Three overriding themes bolster the Bringing It Home conference: Building a strong local economy from the ground up. Seeing a strong local economy as an ecosystem that includes all income levels, races and creeds.d Embracing both existing traditional structures as well as new innovative models as keys to the new economy — with examples found in both […]
Jane Hatley‘s downtown Asheville office is more than a venue for phone calls, emails and meetings. Her view from Self-Help Credit Union‘s seventh-floor perch overlooking Wall Street allows the financial activist to cast a watchful eye over the community she’s working to strengthen. As Self-Help’s regional director for Western North Carolina, Hatley embodies the credit union’s dedication […]
North Carolina could conceivably be one of the next states to legalize marijuana use for medicinal purposes, according to a report by higherperspective.com. The website cites a bill, introduced by Representative Kelly Alexander in late January of 2015, that has passed its first reading in the North Carolina General Assembly. This comes on the heels […]
From Ed Whitfield’s keynote speech, “A Logical New Approach to Community Development,” to a panel on sources for local funding, there’s something for everyone at the March 18 Bringing It Home conference. Here’s a look at the main sessions and speakers.
All are invited to attend a new conference in Asheville, Bringing It Home: Building a Local Economy for Everyone. The event will be held Wednesday, March 18, from 8:30 a.m. to 5 p.m. at the Haynes Center at A-B Tech’s Enka campus.
At the March 3 Buncombe County Board of Commissioners meeting, row after row of young attendees equipped with swim goggles waited to hear news on the Zeugner Center pool and the promise of a new aquatic facility.
And they didn’t have to wait long for their questions to be answered.
The interactive forum will explore cutting-edge opportunities for strengthening Western North Carolina’s economy, making the oft-daunting topic of collective prosperity intelligible, applicable and, dare we say it, enjoyable for presenters and attendees alike.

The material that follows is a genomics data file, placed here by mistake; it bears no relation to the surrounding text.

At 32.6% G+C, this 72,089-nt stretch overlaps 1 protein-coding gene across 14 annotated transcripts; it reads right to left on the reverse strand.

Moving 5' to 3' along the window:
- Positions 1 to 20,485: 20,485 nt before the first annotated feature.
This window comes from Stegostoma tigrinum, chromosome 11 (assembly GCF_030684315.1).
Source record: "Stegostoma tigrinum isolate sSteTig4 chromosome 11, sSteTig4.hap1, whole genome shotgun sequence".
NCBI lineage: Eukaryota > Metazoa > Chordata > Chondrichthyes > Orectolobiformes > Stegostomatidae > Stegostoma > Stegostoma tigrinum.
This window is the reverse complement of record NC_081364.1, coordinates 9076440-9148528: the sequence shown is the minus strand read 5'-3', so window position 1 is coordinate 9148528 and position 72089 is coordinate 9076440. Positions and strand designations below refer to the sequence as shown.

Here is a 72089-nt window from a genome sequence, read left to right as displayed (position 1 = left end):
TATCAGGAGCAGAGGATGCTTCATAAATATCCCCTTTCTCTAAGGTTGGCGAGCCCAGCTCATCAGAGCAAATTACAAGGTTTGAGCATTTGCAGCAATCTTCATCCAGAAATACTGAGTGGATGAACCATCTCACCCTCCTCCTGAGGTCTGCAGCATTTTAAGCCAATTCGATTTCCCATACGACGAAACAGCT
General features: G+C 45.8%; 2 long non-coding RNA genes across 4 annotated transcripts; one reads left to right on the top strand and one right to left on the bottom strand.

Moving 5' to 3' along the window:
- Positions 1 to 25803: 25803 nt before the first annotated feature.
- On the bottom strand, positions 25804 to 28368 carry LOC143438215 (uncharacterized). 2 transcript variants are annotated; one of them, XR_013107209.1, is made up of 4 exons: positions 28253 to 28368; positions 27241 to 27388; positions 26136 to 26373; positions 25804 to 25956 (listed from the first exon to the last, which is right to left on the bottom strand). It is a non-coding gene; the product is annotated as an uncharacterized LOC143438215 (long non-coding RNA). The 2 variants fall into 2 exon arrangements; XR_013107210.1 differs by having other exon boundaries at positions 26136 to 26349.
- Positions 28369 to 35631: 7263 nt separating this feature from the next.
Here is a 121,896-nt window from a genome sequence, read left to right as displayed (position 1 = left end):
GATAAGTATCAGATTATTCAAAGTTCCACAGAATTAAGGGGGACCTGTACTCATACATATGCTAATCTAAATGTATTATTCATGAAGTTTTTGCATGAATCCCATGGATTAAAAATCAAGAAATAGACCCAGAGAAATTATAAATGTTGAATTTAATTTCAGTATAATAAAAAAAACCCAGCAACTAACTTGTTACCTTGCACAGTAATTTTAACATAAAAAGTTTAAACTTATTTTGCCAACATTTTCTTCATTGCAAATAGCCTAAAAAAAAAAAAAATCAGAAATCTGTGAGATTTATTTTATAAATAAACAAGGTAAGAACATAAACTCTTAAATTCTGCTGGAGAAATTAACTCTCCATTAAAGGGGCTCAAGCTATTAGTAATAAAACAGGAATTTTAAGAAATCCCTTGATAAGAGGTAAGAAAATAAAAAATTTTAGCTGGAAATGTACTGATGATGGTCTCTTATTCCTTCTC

The city’s local push has transformed from mere trend to full-fledged movement, a move that now seems natural, but how did local businesses get whipped into such a unified front?
At its March 3 meeting, the Buncombe County Board of Commissioners plans to hear four rezoning requests — three near Weaverville and one in Swannanoa.
Blogger and bookstore co-owner Carrie Rollwagen visits Asheville Wednesday, March 25, to discuss localism and to promote her book, The Localist: Think Independent, Buy Local and Take Back the American Dream.
Given the title of the talk — Zombies, Sports, and Cola: What does it mean for Communicating Weather and Climate? — Shepherd had quite a bit of explaining to do. Remarkably, however, the former NASA scientist managed to demonstrate, with these seemingly disparate subjects, how a significant portion of the public (mis)understands meteorology — and how the problem may be solved.
The series will begin on Saturday, March 7, with a hike starting at Camp Rockmont for Boys, ascending to Cedar Cliff and “The Garden of Eden” — famous for its abundance of sunbathing serpents in the warmer months.
Mountain Xpress won first place in two categories in this year’s N.C. Press Awards: Education Reporting and General Excellence for Newspaper Websites.
Local interfaith minister and author Tina Firewolf hosts a booksigning of Beneath the Chatter: The Wise Self Awaits, a book of contemplative photography and prose documenting her personal journey toward stopping what she calls the “fearful internal chatter.”
Don’t put away your coats just yet, Western North Carolina. The National Weather Service has once again issued a winter storm warning and a hazardous weather outlook for our region — predicting up to 5 inches of snow in Greater Asheville and up to 8 inches to our west and south.
The Craggy Park subdivision will be located in two phases in the Falconhurst neighborhood in West Asheville, at 95 Craggy Ave. Council voted 6-1 to approve the conditional zoning, with Council member Cecil Bothwell returning the only no vote.
No stranger to fawning lists, Asheville ranks no. 1 on this roundup. Why? Location, community and Southern culture.
Workers gathered Feb. 23 to discuss their rights, and the ins and outs of state and federal worker protection laws. The meeting was held by Alia Todd, an organizer with the Asheville Sustainable Restaurant Workforce.
“This climb pushed the line on the margins of safety that I usually keep,” writes Delap.
More than just birds are soaring the winds above Mount Mitchell. Dozens of pilots from around the country will soon attempt to fly motorless gliders over 20,000 feet above the area’s highest peak. They hope to be propelled upward by a natural phenomenon known as wind waves, which crest when air currents blow against the mountain ridge from the northwest.